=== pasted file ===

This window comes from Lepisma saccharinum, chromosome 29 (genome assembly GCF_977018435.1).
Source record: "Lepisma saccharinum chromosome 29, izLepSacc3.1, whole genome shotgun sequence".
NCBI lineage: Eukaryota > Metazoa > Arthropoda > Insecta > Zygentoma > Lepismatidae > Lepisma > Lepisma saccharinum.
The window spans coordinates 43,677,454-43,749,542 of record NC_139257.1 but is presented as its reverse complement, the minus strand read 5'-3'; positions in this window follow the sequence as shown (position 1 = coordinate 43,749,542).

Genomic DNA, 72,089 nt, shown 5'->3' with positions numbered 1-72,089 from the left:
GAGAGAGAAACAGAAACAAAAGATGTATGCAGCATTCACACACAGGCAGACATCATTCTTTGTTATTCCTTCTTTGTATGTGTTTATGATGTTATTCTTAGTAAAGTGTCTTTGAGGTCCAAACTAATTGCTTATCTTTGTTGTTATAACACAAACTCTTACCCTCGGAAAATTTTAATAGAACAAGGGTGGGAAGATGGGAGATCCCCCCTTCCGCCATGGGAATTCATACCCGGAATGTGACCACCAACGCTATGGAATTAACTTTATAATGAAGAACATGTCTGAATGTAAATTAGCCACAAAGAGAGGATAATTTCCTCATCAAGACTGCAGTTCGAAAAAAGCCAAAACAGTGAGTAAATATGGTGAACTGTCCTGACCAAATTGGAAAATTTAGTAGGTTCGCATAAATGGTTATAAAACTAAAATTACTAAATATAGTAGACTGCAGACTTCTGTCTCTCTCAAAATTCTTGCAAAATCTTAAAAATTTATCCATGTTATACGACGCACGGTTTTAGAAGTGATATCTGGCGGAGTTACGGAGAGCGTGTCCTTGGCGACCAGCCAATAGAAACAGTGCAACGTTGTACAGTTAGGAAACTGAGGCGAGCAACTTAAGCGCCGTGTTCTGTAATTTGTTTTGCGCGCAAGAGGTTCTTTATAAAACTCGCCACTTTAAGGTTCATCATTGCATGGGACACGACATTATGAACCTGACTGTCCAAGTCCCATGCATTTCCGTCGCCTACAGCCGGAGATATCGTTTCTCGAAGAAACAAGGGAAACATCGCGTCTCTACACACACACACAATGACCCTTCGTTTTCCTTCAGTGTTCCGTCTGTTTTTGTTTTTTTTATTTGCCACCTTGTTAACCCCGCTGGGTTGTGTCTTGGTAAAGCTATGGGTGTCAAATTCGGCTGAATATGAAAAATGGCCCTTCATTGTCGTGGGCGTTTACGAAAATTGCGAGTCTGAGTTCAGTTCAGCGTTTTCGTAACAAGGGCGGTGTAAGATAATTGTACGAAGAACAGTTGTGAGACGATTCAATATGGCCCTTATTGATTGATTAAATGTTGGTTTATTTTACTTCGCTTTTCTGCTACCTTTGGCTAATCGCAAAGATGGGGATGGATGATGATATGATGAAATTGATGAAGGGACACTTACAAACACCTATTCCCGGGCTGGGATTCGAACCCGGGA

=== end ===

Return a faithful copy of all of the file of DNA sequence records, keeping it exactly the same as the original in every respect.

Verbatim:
This window comes from Lepisma saccharinum, chromosome 29 (genome assembly GCF_977018435.1).
Source record: "Lepisma saccharinum chromosome 29, izLepSacc3.1, whole genome shotgun sequence".
NCBI lineage: Eukaryota > Metazoa > Arthropoda > Insecta > Zygentoma > Lepismatidae > Lepisma > Lepisma saccharinum.
The window spans coordinates 43,677,454-43,749,542 of record NC_139257.1 but is presented as its reverse complement, the minus strand read 5'-3'; positions in this window follow the sequence as shown (position 1 = coordinate 43,749,542).

Genomic DNA, 72,089 nt, shown 5'->3' with positions numbered 1-72,089 from the left:
GAGAGAGAAACAGAAACAAAAGATGTATGCAGCATTCACACACAGGCAGACATCATTCTTTGTTATTCCTTCTTTGTATGTGTTTATGATGTTATTCTTAGTAAAGTGTCTTTGAGGTCCAAACTAATTGCTTATCTTTGTTGTTATAACACAAACTCTTACCCTCGGAAAATTTTAATAGAACAAGGGTGGGAAGATGGGAGATCCCCCCTTCCGCCATGGGAATTCATACCCGGAATGTGACCACCAACGCTATGGAATTAACTTTATAATGAAGAACATGTCTGAATGTAAATTAGCCACAAAGAGAGGATAATTTCCTCATCAAGACTGCAGTTCGAAAAAAGCCAAAACAGTGAGTAAATATGGTGAACTGTCCTGACCAAATTGGAAAATTTAGTAGGTTCGCATAAATGGTTATAAAACTAAAATTACTAAATATAGTAGACTGCAGACTTCTGTCTCTCTCAAAATTCTTGCAAAATCTTAAAAATTTATCCATGTTATACGACGCACGGTTTTAGAAGTGATATCTGGCGGAGTTACGGAGAGCGTGTCCTTGGCGACCAGCCAATAGAAACAGTGCAACGTTGTACAGTTAGGAAACTGAGGCGAGCAACTTAAGCGCCGTGTTCTGTAATTTGTTTTGCGCGCAAGAGGTTCTTTATAAAACTCGCCACTTTAAGGTTCATCATTGCATGGGACACGACATTATGAACCTGACTGTCCAAGTCCCATGCATTTCCGTCGCCTACAGCCGGAGATATCGTTTCTCGAAGAAACAAGGGAAACATCGCGTCTCTACACACACACACAATGACCCTTCGTTTTCCTTCAGTGTTCCGTCTGTTTTTGTTTTTTTTATTTGCCACCTTGTTAACCCCGCTGGGTTGTGTCTTGGTAAAGCTATGGGTGTCAAATTCGGCTGAATATGAAAAATGGCCCTTCATTGTCGTGGGCGTTTACGAAAATTGCGAGTCTGAGTTCAGTTCAGCGTTTTCGTAACAAGGGCGGTGTAAGATAATTGTACGAAGAACAGTTGTGAGACGATTCAATATGGCCCTTATTGATTGATTAAATGTTGGTTTATTTTACTTCGCTTTTCTGCTACCTTTGGCTAATCGCAAAGATGGGGATGGATGATGATATGATGAAATTGATGAAGGGACACTTACAAACACCTATTCCCGGGCTGGGATTCGAACCCGGGA